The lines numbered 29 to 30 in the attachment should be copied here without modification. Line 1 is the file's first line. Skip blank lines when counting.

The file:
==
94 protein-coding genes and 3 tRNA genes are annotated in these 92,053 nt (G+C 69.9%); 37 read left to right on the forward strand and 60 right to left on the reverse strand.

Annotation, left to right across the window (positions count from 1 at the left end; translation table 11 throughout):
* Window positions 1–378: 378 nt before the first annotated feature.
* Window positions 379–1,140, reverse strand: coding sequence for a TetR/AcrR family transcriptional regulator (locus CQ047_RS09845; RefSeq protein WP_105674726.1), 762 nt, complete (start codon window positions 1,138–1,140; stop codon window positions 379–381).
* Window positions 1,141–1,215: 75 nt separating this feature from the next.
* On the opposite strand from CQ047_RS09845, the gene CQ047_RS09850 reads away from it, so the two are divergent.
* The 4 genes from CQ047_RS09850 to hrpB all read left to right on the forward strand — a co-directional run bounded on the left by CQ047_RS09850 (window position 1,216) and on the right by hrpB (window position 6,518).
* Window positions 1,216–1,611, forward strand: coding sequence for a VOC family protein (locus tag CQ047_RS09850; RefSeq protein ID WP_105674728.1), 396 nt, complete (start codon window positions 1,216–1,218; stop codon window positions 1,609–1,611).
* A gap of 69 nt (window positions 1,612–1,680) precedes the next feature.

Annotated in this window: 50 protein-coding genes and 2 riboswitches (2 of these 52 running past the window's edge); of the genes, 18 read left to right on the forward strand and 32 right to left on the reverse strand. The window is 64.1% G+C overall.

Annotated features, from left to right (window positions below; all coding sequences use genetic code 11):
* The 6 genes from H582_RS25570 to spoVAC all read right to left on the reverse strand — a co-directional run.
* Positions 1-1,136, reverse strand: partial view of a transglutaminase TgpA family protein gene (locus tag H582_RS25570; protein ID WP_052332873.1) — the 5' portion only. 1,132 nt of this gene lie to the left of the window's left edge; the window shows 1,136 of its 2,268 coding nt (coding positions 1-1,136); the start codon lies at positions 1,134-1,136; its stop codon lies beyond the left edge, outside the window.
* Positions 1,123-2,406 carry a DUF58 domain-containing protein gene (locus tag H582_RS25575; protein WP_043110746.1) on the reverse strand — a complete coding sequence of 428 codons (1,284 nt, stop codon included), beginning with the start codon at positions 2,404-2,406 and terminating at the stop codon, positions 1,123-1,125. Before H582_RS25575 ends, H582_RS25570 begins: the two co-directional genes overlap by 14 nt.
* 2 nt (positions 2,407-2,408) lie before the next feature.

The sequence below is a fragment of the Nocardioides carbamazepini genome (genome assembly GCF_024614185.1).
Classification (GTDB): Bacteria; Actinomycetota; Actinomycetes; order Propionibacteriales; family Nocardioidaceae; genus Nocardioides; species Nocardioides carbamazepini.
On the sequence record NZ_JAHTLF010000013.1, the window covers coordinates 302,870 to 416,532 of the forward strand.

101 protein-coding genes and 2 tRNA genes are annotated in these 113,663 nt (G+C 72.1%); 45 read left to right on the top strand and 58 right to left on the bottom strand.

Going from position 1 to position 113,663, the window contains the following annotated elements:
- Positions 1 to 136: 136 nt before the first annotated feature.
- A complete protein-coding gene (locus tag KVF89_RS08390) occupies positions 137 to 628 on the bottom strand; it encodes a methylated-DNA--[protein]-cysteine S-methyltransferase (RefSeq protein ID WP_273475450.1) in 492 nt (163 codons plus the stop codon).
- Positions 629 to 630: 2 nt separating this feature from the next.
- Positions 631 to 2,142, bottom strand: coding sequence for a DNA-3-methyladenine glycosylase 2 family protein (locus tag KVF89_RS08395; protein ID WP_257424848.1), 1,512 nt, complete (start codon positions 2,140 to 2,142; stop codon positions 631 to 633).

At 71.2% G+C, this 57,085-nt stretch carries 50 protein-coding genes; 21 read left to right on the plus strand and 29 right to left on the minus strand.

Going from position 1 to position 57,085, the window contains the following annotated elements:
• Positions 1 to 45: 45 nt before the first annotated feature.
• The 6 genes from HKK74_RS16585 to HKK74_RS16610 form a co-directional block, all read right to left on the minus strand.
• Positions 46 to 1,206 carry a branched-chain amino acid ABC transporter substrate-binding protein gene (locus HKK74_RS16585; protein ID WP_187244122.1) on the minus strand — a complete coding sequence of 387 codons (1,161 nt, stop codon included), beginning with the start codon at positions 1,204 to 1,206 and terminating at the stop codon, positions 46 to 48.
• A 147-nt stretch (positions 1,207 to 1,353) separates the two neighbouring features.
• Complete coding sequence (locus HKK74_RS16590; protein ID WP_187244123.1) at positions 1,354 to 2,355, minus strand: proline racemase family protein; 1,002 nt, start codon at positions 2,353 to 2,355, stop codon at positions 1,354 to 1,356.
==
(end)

• Positions 46 to 1,206 carry a branched-chain amino acid ABC transporter substrate-binding protein gene (locus HKK74_RS16585; protein ID WP_187244122.1) on the minus strand — a complete coding sequence of 387 codons (1,161 nt, stop codon included), beginning with the start codon at positions 1,204 to 1,206 and terminating at the stop codon, positions 46 to 48.
• A 147-nt stretch (positions 1,207 to 1,353) separates the two neighbouring features.